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Pathognomonic signs are significant indicators of disease that a doctor may use to make a definitive diagnosis. They are so characteristic of particular medical conditions that when a doctor sees them, the chances are extremely high that a patient has a given condition. Not having those signs doesn’t necessarily mean a patient does not have the disease, as they do not appear in all cases. Such indicators can also sometimes appear with other conditions, in which case the doctor may need to use a differential diagnosis to find out what is going on.
These go beyond symptoms, which are indicators of disease. Something like a fever is a symptom. It means the patient is unwell, and that something is causing a fever reaction. Fevers can be seen in a wide variety of diseases, however, and do not usually indicate a specific condition. On the other hand, a distinctive grinning facial spasm is a pathognomonic sign for tetanus, also known as lockjaw. Likewise, a bulls eye-shaped rash may be considered a pathognomonic sign for Lyme disease.
If a patient displays pathognomonic signs of disease, the doctor may want to take a history, and could collect some other information to confirm the diagnosis. In the example above, if a patient presents with spasm of the facial muscles, the doctor might check for injuries that could have caused tetanus. Bloodwork can also be helpful, and may help the doctor rule out strychnine, which can also cause facial spasm, although it usually causes other muscles in the body to tense as well.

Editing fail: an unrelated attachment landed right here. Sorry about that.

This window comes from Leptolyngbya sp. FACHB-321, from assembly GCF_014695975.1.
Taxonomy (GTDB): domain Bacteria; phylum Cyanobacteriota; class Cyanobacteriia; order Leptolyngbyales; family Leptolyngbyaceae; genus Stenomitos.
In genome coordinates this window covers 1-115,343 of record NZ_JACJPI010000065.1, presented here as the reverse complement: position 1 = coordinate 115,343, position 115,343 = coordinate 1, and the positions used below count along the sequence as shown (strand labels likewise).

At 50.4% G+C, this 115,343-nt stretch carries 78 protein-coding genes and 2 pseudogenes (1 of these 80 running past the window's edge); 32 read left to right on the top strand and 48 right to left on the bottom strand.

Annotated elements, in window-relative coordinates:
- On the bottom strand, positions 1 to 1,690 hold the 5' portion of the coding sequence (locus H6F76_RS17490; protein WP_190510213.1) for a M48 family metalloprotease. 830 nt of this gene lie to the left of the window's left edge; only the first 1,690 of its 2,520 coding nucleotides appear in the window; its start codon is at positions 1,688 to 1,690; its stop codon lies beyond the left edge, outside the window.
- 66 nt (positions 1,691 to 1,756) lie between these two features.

Identification of pathognomonic signs can be especially important with highly contagious disease. Measles, for example, can be readily diagnosed with Koplik’s spots, distinctive lesions inside the mouth. If a doctor sees them, the patient can promptly be isolated to prevent transmission. In addition, the doctor can alert parents and care providers so they can warn people who may have come into contact with the patient. This allows people to respond quickly to a measles outbreak to limit the spread of the disease.
Medical texts may include discussions, sometimes with illustrations, of pathognomonic signs. These allow trainee medical personnel to learn about what to look for when making a rapid and definitive diagnosis. Texts can also talk about potential sources of confusion and mixups, and ways to avoid them. This reduces the risk of false diagnosis based on misread signs. Some pathognomonic signs are topics of dispute, and doctors may argue about whether they are truly so characteristic of a specific disease that they can be used for an authoritative diagnosis.
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